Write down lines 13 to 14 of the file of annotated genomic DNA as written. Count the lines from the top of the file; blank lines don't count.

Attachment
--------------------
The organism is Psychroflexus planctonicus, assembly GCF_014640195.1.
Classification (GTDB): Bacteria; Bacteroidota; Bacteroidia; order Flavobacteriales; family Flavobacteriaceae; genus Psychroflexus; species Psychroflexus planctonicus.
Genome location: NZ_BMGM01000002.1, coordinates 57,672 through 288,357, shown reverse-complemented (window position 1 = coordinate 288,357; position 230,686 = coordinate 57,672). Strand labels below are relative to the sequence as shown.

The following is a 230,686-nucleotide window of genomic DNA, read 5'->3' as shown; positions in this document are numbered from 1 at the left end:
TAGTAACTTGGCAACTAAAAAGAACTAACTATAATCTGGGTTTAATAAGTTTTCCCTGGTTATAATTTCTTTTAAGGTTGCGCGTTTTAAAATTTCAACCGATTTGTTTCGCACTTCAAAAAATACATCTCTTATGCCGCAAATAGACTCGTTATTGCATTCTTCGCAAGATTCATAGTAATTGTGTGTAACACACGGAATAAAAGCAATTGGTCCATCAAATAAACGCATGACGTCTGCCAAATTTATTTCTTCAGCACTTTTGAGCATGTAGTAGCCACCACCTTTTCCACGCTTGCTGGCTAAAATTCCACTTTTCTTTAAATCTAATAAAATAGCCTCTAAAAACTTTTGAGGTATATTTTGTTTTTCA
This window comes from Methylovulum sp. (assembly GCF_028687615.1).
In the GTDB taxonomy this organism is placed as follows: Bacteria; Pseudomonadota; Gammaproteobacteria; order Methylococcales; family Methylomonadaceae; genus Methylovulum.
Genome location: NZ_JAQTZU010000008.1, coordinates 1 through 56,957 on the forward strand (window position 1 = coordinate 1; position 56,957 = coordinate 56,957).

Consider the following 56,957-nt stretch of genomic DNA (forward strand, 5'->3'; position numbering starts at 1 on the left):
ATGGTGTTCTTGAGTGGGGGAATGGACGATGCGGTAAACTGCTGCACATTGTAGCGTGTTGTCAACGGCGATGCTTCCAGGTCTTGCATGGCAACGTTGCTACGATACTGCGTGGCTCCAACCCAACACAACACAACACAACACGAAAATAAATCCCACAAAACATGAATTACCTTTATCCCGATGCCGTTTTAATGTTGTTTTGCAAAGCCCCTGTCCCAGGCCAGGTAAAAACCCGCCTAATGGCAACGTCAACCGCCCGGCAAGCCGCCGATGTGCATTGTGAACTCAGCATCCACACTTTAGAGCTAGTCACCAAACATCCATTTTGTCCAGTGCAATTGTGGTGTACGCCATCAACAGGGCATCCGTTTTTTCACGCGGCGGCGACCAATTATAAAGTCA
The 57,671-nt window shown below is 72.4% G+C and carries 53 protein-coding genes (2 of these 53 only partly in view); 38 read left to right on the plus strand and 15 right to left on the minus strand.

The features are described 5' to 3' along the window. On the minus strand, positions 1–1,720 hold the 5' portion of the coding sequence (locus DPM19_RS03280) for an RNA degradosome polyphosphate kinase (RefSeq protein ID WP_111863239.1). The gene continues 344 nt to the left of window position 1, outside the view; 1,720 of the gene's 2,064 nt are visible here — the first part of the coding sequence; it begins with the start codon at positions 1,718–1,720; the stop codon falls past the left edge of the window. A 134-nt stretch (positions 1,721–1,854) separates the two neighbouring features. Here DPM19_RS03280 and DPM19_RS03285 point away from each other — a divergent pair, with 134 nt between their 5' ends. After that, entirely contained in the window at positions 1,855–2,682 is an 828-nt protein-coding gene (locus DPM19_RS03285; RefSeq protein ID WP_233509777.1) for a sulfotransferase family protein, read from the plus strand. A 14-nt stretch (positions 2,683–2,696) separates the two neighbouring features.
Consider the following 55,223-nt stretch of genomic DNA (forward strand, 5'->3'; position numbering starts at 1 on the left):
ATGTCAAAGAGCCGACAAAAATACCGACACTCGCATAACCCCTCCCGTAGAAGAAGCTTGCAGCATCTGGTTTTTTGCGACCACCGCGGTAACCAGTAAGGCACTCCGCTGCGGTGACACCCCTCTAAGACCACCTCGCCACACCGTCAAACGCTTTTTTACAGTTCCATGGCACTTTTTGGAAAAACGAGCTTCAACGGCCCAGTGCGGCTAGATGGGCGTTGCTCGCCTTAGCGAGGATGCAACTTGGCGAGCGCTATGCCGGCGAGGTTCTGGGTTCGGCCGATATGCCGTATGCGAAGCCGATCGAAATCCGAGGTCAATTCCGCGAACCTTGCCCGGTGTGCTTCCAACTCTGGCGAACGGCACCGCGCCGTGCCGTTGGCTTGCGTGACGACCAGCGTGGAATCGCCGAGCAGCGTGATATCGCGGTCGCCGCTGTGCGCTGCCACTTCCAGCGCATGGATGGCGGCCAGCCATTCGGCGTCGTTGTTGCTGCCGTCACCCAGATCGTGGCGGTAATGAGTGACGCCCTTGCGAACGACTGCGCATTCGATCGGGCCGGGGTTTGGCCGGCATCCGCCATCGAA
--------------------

Consider the following 55,223-nt stretch of genomic DNA (forward strand, 5'->3'; position numbering starts at 1 on the left):
ATGTCAAAGAGCCGACAAAAATACCGACACTCGCATAACCCCTCCCGTAGAAGAAGCTTGCAGCATCTGGTTTTTTGCGACCACCGCGGTAACCAGTAAGGCACTCCGCTGCGGTGACACCCCTCTAAGACCACCTCGCCACACCGTCAAACGCTTTTTTACAGTTCCATGGCACTTTTTGGAAAAACGAGCTTCAACGGCCCAGTGCGGCTAGATGGGCGTTGCTCGCCTTAGCGAGGATGCAACTTGGCGAGCGCTATGCCGGCGAGGTTCTGGGTTCGGCCGATATGCCGTATGCGAAGCCGATCGAAATCCGAGGTCAATTCCGCGAACCTTGCCCGGTGTGCTTCCAACTCTGGCGAACGGCACCGCGCCGTGCCGTTGGCTTGCGTGACGACCAGCGTGGAATCGCCGAGCAGCGTGATATCGCGGTCGCCGCTGTGCGCTGCCACTTCCAGCGCATGGATGGCGGCCAGCCATTCGGCGTCGTTGTTGCTGCCGTCACCCAGATCGTGGCGGTAATGAGTGACGCCCTTGCGAACGACTGCGCATTCGATCGGGCCGGGGTTTGGCCGGCATCCGCCATCGAA